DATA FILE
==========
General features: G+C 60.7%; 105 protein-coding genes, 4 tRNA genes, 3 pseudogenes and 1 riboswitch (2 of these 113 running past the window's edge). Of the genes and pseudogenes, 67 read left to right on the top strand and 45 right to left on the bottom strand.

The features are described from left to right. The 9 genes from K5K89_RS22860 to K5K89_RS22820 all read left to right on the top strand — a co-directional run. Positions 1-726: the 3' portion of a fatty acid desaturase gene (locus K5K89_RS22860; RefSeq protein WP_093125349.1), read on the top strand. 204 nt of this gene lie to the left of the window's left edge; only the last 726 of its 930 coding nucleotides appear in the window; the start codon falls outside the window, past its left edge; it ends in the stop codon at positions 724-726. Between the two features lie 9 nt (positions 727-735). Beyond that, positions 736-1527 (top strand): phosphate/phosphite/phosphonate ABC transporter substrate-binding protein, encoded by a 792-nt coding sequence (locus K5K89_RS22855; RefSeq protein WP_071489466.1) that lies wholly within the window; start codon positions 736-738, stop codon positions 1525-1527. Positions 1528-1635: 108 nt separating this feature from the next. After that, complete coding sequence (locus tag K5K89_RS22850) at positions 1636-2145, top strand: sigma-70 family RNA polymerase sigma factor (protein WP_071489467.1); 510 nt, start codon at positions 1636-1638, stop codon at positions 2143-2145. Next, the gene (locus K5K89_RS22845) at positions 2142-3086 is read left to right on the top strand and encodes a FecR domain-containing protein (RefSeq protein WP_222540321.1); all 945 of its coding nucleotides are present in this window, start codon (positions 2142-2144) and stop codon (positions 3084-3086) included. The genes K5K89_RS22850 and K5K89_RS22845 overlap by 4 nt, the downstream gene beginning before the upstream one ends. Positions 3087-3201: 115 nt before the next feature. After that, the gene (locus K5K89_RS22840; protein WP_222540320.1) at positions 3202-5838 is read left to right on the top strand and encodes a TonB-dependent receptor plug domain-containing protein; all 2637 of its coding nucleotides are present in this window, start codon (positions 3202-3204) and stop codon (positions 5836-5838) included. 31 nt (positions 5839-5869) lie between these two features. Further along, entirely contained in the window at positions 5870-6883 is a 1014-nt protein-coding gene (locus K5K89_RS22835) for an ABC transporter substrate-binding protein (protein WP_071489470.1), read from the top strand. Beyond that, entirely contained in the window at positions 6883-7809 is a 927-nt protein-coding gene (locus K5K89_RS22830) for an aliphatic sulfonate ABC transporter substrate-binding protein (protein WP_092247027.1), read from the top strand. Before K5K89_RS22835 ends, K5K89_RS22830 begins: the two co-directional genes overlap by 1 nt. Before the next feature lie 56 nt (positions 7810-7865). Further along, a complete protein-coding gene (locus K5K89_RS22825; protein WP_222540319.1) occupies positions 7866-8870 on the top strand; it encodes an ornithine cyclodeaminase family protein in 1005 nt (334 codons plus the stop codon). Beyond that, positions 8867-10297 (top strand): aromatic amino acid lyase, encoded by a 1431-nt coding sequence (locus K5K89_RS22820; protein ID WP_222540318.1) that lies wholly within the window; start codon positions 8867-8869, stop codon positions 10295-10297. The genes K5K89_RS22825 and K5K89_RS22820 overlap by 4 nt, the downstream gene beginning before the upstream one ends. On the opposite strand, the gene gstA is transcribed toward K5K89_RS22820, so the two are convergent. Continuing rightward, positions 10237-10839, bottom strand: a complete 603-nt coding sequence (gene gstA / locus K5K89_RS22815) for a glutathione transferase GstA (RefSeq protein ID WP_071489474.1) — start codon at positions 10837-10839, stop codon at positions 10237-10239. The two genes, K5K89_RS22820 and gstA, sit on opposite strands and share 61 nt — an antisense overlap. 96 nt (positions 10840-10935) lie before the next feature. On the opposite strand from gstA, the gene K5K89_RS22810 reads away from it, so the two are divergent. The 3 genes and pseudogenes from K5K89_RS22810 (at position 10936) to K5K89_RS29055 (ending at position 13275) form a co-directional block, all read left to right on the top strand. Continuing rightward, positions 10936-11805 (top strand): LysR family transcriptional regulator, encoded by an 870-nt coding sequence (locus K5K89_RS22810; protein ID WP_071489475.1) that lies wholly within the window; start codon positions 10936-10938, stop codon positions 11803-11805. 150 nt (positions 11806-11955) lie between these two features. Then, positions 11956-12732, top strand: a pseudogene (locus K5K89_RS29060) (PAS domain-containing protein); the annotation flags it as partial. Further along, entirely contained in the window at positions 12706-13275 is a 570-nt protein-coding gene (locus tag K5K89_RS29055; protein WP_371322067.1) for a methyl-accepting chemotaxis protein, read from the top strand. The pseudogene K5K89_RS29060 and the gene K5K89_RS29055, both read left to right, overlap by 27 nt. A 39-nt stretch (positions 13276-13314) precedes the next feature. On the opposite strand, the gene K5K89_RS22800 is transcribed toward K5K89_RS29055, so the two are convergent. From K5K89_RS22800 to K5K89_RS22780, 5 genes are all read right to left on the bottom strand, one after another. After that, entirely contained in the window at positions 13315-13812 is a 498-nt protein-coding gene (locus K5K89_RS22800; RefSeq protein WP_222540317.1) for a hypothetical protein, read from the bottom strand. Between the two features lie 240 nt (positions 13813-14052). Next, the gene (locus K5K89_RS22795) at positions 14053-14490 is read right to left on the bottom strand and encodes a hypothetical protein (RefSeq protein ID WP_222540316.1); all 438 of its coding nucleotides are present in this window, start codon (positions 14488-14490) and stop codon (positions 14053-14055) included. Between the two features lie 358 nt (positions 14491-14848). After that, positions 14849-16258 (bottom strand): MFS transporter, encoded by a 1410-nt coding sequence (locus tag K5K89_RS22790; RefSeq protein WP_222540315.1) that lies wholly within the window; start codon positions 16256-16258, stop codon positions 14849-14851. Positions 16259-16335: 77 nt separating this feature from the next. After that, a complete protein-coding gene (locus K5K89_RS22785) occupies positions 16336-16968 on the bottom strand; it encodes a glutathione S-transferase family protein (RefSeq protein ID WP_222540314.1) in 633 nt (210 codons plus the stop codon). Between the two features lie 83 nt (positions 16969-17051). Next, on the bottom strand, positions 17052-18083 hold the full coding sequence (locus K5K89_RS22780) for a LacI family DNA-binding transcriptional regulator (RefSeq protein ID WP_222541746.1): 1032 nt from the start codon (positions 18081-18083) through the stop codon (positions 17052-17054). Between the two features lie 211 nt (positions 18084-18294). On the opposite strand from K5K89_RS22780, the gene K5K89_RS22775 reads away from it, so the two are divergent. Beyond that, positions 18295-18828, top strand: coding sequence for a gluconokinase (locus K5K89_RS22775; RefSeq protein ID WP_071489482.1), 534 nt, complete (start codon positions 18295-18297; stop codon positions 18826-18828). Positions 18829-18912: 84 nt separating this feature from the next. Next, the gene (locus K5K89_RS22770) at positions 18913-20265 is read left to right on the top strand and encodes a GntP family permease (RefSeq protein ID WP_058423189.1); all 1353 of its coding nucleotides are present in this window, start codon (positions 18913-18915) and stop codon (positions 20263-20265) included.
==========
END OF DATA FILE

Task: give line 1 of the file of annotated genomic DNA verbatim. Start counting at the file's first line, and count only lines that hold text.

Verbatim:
General features: G+C 60.7%; 105 protein-coding genes, 4 tRNA genes, 3 pseudogenes and 1 riboswitch (2 of these 113 running past the window's edge). Of the genes and pseudogenes, 67 read left to right on the top strand and 45 right to left on the bottom strand.